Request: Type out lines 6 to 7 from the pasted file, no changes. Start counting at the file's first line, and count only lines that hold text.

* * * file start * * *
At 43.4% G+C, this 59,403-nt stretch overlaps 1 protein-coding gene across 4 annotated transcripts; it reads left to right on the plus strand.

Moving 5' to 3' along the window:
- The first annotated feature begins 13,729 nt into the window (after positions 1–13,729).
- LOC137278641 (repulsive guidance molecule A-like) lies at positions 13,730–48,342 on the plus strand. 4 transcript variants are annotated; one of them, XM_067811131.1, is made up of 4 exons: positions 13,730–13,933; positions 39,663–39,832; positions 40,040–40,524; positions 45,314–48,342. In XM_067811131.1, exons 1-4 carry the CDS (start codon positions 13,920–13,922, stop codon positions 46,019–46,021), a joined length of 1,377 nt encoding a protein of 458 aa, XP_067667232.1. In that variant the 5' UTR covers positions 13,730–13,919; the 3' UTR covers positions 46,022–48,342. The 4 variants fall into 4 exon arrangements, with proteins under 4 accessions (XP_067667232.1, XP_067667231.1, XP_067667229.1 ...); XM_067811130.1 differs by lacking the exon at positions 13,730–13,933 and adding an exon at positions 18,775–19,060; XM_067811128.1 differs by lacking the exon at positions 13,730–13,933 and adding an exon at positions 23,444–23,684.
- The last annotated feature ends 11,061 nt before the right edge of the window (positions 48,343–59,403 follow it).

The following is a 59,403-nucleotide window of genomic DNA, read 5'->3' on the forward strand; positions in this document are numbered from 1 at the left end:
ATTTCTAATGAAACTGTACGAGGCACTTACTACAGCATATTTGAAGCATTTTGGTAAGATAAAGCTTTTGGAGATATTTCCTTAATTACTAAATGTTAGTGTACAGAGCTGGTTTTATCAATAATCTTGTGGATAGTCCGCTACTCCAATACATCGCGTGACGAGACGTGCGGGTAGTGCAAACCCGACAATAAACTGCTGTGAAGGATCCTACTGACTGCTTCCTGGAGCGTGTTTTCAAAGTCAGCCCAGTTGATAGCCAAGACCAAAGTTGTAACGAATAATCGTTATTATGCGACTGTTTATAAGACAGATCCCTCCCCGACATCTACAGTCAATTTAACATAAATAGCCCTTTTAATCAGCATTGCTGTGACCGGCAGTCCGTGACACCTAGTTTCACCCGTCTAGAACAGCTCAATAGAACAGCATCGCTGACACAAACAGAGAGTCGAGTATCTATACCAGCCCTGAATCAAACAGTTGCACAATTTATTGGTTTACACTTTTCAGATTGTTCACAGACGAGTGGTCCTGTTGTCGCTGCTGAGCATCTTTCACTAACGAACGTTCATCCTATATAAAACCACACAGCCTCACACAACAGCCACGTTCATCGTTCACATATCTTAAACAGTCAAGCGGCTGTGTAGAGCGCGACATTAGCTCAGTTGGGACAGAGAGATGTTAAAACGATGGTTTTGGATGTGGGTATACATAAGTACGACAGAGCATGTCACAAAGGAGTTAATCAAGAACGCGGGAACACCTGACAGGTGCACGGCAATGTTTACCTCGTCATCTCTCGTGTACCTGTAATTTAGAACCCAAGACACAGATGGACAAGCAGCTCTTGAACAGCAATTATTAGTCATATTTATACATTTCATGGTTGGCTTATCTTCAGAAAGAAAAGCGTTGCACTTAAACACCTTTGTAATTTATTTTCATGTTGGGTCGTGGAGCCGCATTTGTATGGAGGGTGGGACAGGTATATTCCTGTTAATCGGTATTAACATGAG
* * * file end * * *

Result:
The following is a 59,403-nucleotide window of genomic DNA, read 5'->3' on the forward strand; positions in this document are numbered from 1 at the left end:
ATTTCTAATGAAACTGTACGAGGCACTTACTACAGCATATTTGAAGCATTTTGGTAAGATAAAGCTTTTGGAGATATTTCCTTAATTACTAAATGTTAGTGTACAGAGCTGGTTTTATCAATAATCTTGTGGATAGTCCGCTACTCCAATACATCGCGTGACGAGACGTGCGGGTAGTGCAAACCCGACAATAAACTGCTGTGAAGGATCCTACTGACTGCTTCCTGGAGCGTGTTTTCAAAGTCAGCCCAGTTGATAGCCAAGACCAAAGTTGTAACGAATAATCGTTATTATGCGACTGTTTATAAGACAGATCCCTCCCCGACATCTACAGTCAATTTAACATAAATAGCCCTTTTAATCAGCATTGCTGTGACCGGCAGTCCGTGACACCTAGTTTCACCCGTCTAGAACAGCTCAATAGAACAGCATCGCTGACACAAACAGAGAGTCGAGTATCTATACCAGCCCTGAATCAAACAGTTGCACAATTTATTGGTTTACACTTTTCAGATTGTTCACAGACGAGTGGTCCTGTTGTCGCTGCTGAGCATCTTTCACTAACGAACGTTCATCCTATATAAAACCACACAGCCTCACACAACAGCCACGTTCATCGTTCACATATCTTAAACAGTCAAGCGGCTGTGTAGAGCGCGACATTAGCTCAGTTGGGACAGAGAGATGTTAAAACGATGGTTTTGGATGTGGGTATACATAAGTACGACAGAGCATGTCACAAAGGAGTTAATCAAGAACGCGGGAACACCTGACAGGTGCACGGCAATGTTTACCTCGTCATCTCTCGTGTACCTGTAATTTAGAACCCAAGACACAGATGGACAAGCAGCTCTTGAACAGCAATTATTAGTCATATTTATACATTTCATGGTTGGCTTATCTTCAGAAAGAAAAGCGTTGCACTTAAACACCTTTGTAATTTATTTTCATGTTGGGTCGTGGAGCCGCATTTGTATGGAGGGTGGGACAGGTATATTCCTGTTAATCGGTATTAACATGAG